Society does function best when everyone is respectful of each other. It’s what a lot of autistic people ask for. “Respect my autism even if I don’t respect your NT behaviours” seems to be something I read a lot in comment sections on posts around autism and NT behaviours. NT’s struggle as much as the next person to make sense of social rules because they are complicated. They just don’t question everything as they’re using their brain for other survival issues. That’s what happens as we have become more global and have to interact with more people with different cultures and religions. A short cut to a peaceful coexistence is to respect people. And that means being agreeable, following reasonable expectations of politeness, listening and accepting other people’s boundaries and limitations.

    There are also personality types that demand respect automatically. These tend to be authoritarian people and they gravitate to roles that put them in positions of power. I work in childcare and many fathers take a “respect my authority” approach to their kids. Mothers are more empathetic and seek to make their children happy. But I also observe some mothers lack empathy whilst some dads have respect. My observation is that the more negative types of parents are themselves either quite far along the autistic spectrum or have ADHD with a narcissist personality disorder. They just haven’t been formally diagnosed.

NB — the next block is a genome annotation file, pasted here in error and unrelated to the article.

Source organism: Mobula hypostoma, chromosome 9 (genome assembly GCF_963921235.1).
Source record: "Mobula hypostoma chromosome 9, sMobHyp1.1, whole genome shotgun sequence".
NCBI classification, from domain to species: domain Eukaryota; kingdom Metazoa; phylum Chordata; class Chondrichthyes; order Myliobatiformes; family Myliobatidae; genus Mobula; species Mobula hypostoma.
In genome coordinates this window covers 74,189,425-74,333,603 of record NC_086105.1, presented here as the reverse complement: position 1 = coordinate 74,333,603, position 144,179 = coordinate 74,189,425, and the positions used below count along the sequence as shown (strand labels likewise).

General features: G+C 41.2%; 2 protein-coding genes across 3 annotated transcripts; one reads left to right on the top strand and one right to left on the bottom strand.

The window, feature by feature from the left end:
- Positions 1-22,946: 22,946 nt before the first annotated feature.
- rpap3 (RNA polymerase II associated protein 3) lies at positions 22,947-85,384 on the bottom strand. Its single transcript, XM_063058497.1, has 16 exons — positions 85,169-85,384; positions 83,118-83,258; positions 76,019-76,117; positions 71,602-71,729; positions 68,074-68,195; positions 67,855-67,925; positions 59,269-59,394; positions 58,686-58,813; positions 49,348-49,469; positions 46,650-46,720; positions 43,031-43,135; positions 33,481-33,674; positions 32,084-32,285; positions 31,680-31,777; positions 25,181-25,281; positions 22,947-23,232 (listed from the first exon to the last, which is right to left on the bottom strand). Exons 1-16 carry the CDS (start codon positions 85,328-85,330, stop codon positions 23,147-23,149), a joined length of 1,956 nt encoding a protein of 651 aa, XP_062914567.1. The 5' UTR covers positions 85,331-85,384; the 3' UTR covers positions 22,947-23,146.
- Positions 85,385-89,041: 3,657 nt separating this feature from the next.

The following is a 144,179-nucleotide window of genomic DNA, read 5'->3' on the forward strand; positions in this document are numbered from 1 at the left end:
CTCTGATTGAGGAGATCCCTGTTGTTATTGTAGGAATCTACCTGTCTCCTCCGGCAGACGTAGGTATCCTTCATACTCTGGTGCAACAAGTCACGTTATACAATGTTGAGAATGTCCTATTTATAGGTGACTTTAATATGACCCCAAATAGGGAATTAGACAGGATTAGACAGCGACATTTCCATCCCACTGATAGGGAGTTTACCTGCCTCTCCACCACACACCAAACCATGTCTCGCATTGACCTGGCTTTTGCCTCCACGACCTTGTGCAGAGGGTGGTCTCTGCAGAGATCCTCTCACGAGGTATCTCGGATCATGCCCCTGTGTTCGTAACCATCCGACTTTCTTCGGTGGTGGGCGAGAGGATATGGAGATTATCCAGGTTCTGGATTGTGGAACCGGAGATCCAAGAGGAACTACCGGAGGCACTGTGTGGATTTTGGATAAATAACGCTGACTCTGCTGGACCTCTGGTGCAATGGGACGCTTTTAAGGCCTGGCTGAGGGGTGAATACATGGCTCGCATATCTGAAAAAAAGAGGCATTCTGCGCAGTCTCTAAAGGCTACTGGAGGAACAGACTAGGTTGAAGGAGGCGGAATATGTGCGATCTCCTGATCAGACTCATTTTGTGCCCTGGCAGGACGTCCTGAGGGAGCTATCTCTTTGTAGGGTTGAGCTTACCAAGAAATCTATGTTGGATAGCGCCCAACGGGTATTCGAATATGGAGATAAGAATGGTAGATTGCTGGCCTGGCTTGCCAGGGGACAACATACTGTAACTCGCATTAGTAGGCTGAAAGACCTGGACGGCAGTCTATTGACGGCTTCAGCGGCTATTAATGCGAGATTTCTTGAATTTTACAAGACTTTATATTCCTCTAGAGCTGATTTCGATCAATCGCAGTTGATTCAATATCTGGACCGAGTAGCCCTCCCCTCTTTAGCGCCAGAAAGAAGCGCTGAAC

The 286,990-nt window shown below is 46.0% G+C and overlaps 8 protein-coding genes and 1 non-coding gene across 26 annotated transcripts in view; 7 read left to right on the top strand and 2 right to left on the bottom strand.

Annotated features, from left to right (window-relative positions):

Society is a complicated set of social rules, and many things need to be questioned. I myself question a lot of assumptions about authority but I still respect people because I recognise it’s hard for everyone. Self awareness and self reflection are vital to personal growth but not everyone can do it. So we literally have to respect everyone, regardless of their brain patterns, and accept that some people suck at it and don’t have the capacity to accommodate everyone’s individual needs and learning styles.

  1. February 25, 2021

    […] I’m working on a new series to help autistic people better understand their neurotypical loved ones. This is the second in the series. (If you missed the first one, check it out here.)  […]

  2. March 19, 2021

    […] the concept of respect and why the word “why” is so offensive to neurotypical people, the eye contact thing has […]

Leave a Reply

Your email address will not be published. Required fields are marked *

error: Content is protected !!